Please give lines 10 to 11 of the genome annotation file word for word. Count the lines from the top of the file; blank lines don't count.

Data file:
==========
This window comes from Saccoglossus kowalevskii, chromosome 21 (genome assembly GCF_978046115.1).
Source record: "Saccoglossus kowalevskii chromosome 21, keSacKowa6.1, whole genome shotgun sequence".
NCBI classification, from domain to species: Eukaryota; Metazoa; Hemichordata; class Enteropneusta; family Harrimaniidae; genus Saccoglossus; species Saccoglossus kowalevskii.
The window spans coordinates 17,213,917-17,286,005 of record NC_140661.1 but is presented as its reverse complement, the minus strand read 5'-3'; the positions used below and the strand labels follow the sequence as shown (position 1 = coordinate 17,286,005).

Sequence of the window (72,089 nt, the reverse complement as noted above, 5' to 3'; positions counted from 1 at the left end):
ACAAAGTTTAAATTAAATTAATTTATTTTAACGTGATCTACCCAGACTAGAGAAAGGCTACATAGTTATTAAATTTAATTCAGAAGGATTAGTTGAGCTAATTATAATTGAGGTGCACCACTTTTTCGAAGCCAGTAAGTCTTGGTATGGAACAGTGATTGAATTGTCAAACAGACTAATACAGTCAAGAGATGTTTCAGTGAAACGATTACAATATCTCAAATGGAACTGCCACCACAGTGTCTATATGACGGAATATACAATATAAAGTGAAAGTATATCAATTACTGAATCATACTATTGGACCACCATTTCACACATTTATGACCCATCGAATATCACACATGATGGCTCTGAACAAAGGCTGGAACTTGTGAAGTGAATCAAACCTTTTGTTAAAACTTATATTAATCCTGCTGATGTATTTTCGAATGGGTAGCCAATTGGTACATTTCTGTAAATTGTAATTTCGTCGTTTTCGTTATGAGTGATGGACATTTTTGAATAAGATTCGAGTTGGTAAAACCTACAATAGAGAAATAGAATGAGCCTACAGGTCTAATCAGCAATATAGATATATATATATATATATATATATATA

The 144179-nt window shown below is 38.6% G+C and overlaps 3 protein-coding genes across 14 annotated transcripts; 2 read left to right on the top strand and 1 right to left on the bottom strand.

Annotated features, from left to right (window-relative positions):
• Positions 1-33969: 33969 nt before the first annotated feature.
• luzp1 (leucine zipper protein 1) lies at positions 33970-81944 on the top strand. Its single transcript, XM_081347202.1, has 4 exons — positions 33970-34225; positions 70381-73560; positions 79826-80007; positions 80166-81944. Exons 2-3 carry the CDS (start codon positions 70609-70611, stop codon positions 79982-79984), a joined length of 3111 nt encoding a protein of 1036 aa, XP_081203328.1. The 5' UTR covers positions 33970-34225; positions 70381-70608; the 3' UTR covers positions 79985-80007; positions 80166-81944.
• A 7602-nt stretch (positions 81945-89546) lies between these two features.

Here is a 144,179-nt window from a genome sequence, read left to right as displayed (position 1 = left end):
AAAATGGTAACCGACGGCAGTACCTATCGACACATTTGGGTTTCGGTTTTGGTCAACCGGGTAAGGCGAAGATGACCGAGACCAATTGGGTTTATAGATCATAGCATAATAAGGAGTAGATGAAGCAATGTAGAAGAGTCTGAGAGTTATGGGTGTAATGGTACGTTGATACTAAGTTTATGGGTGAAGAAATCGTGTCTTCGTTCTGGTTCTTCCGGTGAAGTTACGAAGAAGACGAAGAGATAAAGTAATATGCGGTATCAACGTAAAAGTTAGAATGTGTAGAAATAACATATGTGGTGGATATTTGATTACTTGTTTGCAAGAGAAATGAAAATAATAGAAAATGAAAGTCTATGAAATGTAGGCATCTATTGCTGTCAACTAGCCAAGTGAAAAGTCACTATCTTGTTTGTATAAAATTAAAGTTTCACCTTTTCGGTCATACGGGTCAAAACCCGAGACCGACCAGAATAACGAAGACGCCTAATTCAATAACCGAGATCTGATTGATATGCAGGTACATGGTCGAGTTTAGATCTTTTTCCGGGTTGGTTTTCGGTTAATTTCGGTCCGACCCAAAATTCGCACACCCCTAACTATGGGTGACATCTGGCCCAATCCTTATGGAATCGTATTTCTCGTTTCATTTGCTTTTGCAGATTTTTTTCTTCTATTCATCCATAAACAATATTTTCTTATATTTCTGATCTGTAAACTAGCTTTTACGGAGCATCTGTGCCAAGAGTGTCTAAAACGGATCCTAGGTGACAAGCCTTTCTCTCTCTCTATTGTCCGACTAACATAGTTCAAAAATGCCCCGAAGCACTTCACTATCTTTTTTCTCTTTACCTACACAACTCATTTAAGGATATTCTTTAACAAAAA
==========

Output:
• luzp1 (leucine zipper protein 1) lies at positions 33970-81944 on the top strand. Its single transcript, XM_081347202.1, has 4 exons — positions 33970-34225; positions 70381-73560; positions 79826-80007; positions 80166-81944. Exons 2-3 carry the CDS (start codon positions 70609-70611, stop codon positions 79982-79984), a joined length of 3111 nt encoding a protein of 1036 aa, XP_081203328.1. The 5' UTR covers positions 33970-34225; positions 70381-70608; the 3' UTR covers positions 79985-80007; positions 80166-81944.
• A 7602-nt stretch (positions 81945-89546) lies between these two features.